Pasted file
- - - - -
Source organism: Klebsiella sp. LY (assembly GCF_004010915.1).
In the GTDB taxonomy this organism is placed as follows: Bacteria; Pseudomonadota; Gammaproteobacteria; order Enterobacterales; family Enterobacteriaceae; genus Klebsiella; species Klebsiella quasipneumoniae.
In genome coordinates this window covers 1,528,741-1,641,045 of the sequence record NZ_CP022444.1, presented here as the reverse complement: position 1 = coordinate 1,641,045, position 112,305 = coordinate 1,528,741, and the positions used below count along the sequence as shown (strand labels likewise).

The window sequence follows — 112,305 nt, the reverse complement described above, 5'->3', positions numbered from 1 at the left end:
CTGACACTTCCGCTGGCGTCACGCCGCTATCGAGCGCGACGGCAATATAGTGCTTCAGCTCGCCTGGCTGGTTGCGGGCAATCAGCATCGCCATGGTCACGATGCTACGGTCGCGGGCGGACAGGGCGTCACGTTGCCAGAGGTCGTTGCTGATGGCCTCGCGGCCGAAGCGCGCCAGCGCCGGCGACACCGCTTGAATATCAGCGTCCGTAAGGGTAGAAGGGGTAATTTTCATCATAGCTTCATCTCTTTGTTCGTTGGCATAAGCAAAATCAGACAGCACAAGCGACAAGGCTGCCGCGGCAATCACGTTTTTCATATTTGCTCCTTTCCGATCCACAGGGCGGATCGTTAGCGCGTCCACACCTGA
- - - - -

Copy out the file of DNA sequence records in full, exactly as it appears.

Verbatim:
Source organism: Klebsiella sp. LY (assembly GCF_004010915.1).
In the GTDB taxonomy this organism is placed as follows: Bacteria; Pseudomonadota; Gammaproteobacteria; order Enterobacterales; family Enterobacteriaceae; genus Klebsiella; species Klebsiella quasipneumoniae.
In genome coordinates this window covers 1,528,741-1,641,045 of the sequence record NZ_CP022444.1, presented here as the reverse complement: position 1 = coordinate 1,641,045, position 112,305 = coordinate 1,528,741, and the positions used below count along the sequence as shown (strand labels likewise).

The window sequence follows — 112,305 nt, the reverse complement described above, 5'->3', positions numbered from 1 at the left end:
CTGACACTTCCGCTGGCGTCACGCCGCTATCGAGCGCGACGGCAATATAGTGCTTCAGCTCGCCTGGCTGGTTGCGGGCAATCAGCATCGCCATGGTCACGATGCTACGGTCGCGGGCGGACAGGGCGTCACGTTGCCAGAGGTCGTTGCTGATGGCCTCGCGGCCGAAGCGCGCCAGCGCCGGCGACACCGCTTGAATATCAGCGTCCGTAAGGGTAGAAGGGGTAATTTTCATCATAGCTTCATCTCTTTGTTCGTTGGCATAAGCAAAATCAGACAGCACAAGCGACAAGGCTGCCGCGGCAATCACGTTTTTCATATTTGCTCCTTTCCGATCCACAGGGCGGATCGTTAGCGCGTCCACACCTGA